• Straining to poop

  • Showing discomfort when pooping (dyschezia)

  • Fecal incontinence

  • Not wanting to sit

  • Anal discharge

Dogs might also have the following signs:

  • Crying or whimpering

  • Becoming withdrawn or lethargic

  • Not wanting to eat or drink; showing no interest in dog food

  • Swelling or redness in the anal area or anal sphincter

If these symptoms persist or affect your dog’s behavior, they should be examined by their veterinarian as soon as possible. If left untreated, anal gland impactions, infections, and abscesses can become major problems. A simple rectal exam and sampling of the dog's stool can diagnose any of these conditions.

Are Certain Dog breeds More Prone to Anal Gland Issues?

It’s true, anal gland problems are predominantly a small dog breed issue, but they can affect larger breed dogs as well. Toy and Miniature Poodles, Chihuahuas, Lhasa Apsos, Cocker Spaniels, Basset Hounds, and Beagles rank high on the list of breeds affected by anal gland conditions. Overweight dogs tend to be seen more often for an anal gland problem or anal gland impaction.

Other factors that may increase the chances of anal gland issues include: 

  • Chronic skin conditions (seborrhea, skin infections, or itchy skin) 

  • Obesity or overweight dogs

  • Inadequate dietary fiber  

  • Change in stool consistency: soft stool, diarrhea, or constipation 

  • Parasites (both internal and external) 

  • Dog food and/or environmental allergies 

  • Genetics (more common in small breeds)

  • Stool consistency

  • Blocked glands

In conclusion, expressing a dog's anal glands is a simple and relatively painless procedure that is often necessary to maintain your pet's health and comfort. By understanding why and how this procedure is performed, you can ensure that your pet stays healthy and happy for many years to come.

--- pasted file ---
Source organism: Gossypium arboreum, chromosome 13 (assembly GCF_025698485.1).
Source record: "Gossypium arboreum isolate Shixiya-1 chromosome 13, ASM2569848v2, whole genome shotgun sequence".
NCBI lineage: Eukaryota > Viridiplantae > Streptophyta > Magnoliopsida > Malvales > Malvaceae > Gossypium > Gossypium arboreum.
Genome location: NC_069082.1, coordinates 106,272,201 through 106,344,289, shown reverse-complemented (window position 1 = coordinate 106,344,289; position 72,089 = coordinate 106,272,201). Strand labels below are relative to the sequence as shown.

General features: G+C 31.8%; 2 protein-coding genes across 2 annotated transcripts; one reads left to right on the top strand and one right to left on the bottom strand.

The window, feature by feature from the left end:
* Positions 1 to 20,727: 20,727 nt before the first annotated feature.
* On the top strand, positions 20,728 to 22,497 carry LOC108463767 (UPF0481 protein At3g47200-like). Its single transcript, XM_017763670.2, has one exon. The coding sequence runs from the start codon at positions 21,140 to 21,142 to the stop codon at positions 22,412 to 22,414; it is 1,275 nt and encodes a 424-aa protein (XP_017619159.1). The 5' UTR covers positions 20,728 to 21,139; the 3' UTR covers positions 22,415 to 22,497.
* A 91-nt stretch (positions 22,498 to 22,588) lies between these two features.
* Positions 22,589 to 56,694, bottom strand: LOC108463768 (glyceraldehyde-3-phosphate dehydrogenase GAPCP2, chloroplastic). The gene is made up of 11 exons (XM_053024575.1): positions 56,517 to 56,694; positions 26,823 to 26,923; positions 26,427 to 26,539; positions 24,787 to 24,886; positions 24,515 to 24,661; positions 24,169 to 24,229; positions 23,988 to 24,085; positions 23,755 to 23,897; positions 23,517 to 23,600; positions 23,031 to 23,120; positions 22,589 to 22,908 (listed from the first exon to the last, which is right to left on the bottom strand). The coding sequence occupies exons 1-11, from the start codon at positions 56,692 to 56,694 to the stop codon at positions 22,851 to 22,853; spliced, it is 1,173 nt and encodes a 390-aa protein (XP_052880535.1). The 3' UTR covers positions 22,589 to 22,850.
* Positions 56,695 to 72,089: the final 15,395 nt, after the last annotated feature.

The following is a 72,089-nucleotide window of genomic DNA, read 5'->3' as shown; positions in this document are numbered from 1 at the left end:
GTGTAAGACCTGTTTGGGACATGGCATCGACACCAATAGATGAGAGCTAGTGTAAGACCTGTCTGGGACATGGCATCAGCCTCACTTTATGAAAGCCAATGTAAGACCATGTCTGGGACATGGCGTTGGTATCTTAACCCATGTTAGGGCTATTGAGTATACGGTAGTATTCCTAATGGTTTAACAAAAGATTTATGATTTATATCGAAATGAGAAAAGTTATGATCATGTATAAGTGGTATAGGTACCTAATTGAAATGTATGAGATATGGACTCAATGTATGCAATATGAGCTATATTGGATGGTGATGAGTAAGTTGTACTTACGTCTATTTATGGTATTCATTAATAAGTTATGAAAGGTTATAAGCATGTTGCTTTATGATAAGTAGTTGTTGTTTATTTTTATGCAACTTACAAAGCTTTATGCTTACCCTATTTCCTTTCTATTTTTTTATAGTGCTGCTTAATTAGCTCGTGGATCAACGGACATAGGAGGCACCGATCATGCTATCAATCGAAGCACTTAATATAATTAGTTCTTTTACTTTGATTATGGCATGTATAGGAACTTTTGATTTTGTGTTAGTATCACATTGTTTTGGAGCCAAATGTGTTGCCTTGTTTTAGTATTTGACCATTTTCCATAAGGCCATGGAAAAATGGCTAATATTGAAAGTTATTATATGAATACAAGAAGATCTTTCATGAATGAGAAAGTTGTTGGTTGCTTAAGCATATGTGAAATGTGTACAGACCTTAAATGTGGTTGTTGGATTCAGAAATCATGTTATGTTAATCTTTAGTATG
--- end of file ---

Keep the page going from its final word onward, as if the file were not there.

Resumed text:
Eating a diet with adequate fiber can help keep your dog’s anal glands healthy. Fiber promotes healthy digestion and proper stool formation. The force of the firm, bulky stool against the colon wall near the anus can help express the anal glands during bowel movements. 

If you have any concerns about your pet's anal glands, be sure to consult  with a veterinarian for the best advice and treatment options.


PRIDE+GROOM was born because 4 New York City dog lovers wanted the same level of grooming products for their dogs that they themselves enjoyed. They looked (hard) but nothing was up to snuff. Or sniff. Like so many, we love our families and take pride in our homes, and we consider our pets to be integral parts of those entities. That said, we could not find an effective way to coif them that was on par with the way we tended to our children, our homes, or ourselves. These beloved pets are allowed on the furniture and in our beds, and yet even when fresh from the groomer, we knew they did not smell or feel as good as they could.

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Paige Chernick is a Social Media and Communications expert living in NYC. For 10 years, she ran her own consulting company called PaigeKnowsFirst where she managed social content & strategy for many brands, finding her niche within the pet industry.

Paige has been a guest contributor for several publications and featured in articles on her successes with pets and social media. Paige’s rescue dog, Charlie, famously known by her social media handle @puppynamedcharlie, has accumulated hundreds of thousands of fans and made her a successful pet influencer early on in the game. Paige is also one of the Founders of The Pet Summit, a conference in the pet industry for creators and marketers, where she used her experience to create programs and classes to help guide and teach others.

In 2022, Paige became the Social Media Director for PRIDE+GROOM. She is now the Senior Vice President of Communications and remains very immersed in the pet industry on both the corporate side and the influencer side.